august-september 2019 books…

Bloomsbury (ed Gillian Naylor): Right… prepare yourself for THREE Bloomsbury/Charleston books on the trot! This one, published in 1990 (Moira bought it secondhand in Oxfam in 1999), focuses on the work and ideals of the artists, writers and designers associated with the Bloomsbury Group during the early years of the 20th century. I’ve ‘read’ and perused the book on lots of occasions, but realised that I’d actually never REALLY read it. So I’ve now done so. I’ve long been fascinated by people who made up the ‘Group’: the likes of Vanessa Bell, Duncan Grant, Roger Fry, Virginia Woolf and Clive Bell. What’s so nice about this book is that it’s made up entirely ‘by the artists, authors and designers themselves’ – extracts from diaries, letters, books and so on (with references to the Omega Workshops, Charleston, Hogarth Press and society in general). Yes, I’m very aware that they came mostly from upper middle-class professional families (which, no doubt, took a little pressure off the need to ‘earn a living’!) but, nevertheless, I was intrigued by their overlapping, interconnected similarity of ideas and attitudes (“the creation and enjoyment of aesthetic experience and the pursuit of knowledge”) which I found incredibly stimulating and which provided much food for thought. A beautiful book that I’ll certainly continue to delve into over the coming years.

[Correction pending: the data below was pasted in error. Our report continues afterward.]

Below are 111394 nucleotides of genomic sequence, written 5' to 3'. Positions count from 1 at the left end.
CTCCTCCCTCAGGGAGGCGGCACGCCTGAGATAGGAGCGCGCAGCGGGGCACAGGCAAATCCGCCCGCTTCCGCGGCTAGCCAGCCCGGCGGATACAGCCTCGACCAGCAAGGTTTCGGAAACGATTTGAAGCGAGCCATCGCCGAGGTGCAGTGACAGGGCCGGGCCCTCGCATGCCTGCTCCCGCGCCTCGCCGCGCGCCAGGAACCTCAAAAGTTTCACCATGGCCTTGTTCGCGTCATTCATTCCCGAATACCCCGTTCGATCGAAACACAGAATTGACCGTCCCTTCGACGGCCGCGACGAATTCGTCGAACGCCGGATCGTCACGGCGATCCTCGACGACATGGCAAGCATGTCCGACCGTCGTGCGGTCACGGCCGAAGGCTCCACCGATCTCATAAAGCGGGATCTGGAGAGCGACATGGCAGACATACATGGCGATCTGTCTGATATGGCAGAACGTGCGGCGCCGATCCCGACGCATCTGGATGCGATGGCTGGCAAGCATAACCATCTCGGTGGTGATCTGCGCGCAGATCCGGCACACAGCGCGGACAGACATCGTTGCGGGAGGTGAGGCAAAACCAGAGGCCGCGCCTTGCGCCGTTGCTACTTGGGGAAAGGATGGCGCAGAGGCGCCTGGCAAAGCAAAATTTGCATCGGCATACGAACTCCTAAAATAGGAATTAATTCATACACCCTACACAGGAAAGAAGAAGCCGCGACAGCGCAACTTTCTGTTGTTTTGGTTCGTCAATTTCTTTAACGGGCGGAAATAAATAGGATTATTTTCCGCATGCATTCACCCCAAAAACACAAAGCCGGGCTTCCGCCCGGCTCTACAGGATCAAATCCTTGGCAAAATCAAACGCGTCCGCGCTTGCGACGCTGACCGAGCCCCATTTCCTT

Charleston (Quenton Bell+Virginia Nicholson): We bought this book (published in 1997) when we visited Charleston in 1999. Charleston is a rather lovely house set in the heart of the Sussex downs. This is a book that celebrates the “lives, wit and originality” of some of the people who lived there from 1916 onwards – including painters Vanessa Bell and Duncan Grant. In this very beautiful, illustrated book, the authors Quentin Bell (younger son of Clive+Vanessa Bell) and his daughter Virginia Nicholson tell the story of the house and some of the leading cultural figures who were invited there (the book reckons its ‘golden age’s was from 1925 to 1937 – a period I particularly love, when it comes to British art). The house’s rooms are all richly (and unconventionally) decorated by many of those who lived in it over the years and, certainly, the house today (opened to the public) is an enchanting place - a feast of colour and creativity. Clearly, it wasn’t always such a heady experience in the early days – the garden was completely overgrown and the heating was either patchy or non-existent. My favourite passage in the book reads thus: “When the house was being restored (by the Charleston Trust) it was discovered that the studio walls had, in fact, been painted only after the pictures and the large mirror had been hung. Clearly Duncan and Vanessa had never considered doing anything so time-consuming as taking them down and hanging them up again, and when they were finally removed areas of bare plaster were exposed.” Over recent years, I’ve become more and more fascinated by the work (and personalities) of Vanessa Bell and Duncan Grant – particularly Grant (who apparently painted every day and was constantly experimenting – decorating furniture, designing textiles, pottery etc). Whatever your views on British art in the early years of the 20th century (art fashions change rather quickly!), I think there’s something really quite inspirational about the work associated with Charleston. It’s a very lovely book.